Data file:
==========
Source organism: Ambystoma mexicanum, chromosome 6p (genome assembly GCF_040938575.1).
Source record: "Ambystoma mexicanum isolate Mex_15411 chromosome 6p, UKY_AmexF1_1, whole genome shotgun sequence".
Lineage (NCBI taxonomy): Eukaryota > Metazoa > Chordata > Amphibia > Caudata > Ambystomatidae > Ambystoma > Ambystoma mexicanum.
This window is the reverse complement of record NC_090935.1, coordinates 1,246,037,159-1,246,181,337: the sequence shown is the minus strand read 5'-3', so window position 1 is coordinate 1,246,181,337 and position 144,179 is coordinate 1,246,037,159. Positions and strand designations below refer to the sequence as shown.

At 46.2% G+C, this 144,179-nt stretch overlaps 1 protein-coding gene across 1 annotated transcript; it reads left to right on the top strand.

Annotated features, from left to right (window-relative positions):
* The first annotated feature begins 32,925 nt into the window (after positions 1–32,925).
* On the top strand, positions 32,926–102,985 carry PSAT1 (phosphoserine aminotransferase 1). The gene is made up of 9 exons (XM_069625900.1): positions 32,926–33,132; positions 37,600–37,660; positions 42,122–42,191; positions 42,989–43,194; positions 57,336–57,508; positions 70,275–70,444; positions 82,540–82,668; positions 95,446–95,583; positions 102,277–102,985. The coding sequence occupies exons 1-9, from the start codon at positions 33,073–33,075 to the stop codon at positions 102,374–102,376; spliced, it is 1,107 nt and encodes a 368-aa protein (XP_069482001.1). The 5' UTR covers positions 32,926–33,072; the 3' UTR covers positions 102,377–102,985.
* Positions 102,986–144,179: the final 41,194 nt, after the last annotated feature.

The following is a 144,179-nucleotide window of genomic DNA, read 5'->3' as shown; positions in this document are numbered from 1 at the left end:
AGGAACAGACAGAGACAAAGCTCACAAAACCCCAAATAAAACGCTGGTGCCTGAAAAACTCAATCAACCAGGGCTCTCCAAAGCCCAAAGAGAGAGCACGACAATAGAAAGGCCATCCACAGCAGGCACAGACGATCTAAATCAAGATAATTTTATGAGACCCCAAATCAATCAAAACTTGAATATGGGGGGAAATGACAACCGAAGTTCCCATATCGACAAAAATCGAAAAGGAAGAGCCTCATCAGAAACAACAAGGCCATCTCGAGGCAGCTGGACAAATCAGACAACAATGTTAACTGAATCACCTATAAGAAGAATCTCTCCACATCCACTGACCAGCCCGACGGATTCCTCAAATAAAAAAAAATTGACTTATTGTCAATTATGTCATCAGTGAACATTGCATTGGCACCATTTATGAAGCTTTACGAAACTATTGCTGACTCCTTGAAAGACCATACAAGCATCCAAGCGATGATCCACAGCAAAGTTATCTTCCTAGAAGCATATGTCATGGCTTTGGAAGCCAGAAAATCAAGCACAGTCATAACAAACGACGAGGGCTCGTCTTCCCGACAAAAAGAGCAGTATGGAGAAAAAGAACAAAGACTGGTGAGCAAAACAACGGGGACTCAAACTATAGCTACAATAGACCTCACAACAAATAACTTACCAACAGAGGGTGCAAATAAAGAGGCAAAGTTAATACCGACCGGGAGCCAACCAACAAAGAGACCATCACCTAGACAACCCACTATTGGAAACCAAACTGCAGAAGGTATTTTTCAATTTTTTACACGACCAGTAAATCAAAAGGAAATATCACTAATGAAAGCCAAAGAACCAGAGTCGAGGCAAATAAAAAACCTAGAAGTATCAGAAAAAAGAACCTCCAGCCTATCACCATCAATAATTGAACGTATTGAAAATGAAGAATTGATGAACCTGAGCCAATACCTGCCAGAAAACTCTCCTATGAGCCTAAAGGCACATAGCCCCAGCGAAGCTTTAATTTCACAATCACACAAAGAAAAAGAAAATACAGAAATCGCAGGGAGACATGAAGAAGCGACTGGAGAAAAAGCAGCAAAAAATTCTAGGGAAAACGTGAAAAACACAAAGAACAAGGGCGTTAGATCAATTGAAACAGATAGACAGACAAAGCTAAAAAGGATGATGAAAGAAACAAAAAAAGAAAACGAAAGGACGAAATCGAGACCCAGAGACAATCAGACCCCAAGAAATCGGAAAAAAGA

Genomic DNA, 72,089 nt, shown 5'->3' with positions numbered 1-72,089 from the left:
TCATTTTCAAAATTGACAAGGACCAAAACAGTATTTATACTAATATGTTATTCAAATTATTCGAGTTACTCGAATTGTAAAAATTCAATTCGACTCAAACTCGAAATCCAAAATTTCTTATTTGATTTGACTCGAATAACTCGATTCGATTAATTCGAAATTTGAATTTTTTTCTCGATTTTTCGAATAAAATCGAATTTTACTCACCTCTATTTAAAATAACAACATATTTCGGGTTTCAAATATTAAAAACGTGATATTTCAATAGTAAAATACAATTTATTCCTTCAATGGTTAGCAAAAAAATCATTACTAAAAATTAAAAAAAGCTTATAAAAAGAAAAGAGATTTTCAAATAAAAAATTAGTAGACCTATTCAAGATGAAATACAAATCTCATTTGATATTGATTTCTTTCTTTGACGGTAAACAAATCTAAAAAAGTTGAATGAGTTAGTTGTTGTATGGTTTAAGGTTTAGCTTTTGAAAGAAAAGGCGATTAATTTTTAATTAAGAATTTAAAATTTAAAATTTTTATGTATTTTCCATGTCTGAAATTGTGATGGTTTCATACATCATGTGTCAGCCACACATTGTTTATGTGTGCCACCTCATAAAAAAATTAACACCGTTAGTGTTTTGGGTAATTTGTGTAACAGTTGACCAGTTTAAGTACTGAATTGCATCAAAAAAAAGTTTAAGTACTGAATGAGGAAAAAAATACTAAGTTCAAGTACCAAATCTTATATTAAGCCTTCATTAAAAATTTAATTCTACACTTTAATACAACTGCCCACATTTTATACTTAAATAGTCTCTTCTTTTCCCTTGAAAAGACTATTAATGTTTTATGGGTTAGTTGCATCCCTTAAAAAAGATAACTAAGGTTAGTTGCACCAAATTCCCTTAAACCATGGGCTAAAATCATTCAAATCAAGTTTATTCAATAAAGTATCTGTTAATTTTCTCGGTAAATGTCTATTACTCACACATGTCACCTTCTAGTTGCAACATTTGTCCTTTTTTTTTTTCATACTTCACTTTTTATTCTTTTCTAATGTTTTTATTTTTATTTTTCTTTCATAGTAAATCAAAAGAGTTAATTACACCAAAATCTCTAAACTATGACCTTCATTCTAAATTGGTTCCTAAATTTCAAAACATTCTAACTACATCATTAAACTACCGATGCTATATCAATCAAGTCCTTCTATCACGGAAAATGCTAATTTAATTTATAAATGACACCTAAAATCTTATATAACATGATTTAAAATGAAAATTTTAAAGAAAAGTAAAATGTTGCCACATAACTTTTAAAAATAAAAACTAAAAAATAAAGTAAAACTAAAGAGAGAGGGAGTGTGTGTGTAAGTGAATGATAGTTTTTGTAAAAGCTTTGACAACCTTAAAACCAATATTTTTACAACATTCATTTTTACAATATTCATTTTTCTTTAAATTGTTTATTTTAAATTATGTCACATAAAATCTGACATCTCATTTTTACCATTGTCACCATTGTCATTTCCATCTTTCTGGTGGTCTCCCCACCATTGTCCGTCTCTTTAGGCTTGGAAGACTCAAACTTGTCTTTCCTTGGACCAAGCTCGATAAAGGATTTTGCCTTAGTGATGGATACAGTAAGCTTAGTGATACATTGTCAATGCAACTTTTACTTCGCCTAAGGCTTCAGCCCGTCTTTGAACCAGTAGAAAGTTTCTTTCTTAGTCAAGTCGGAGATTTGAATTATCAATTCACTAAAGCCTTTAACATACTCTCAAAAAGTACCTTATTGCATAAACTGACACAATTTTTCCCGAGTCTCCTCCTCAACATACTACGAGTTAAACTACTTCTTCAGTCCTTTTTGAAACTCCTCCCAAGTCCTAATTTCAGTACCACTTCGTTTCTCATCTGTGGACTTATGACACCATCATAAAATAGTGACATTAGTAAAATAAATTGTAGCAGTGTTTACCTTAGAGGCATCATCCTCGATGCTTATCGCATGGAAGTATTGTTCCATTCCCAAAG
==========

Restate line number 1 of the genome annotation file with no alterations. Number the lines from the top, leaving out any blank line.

Source organism: Ambystoma mexicanum, chromosome 6p (genome assembly GCF_040938575.1).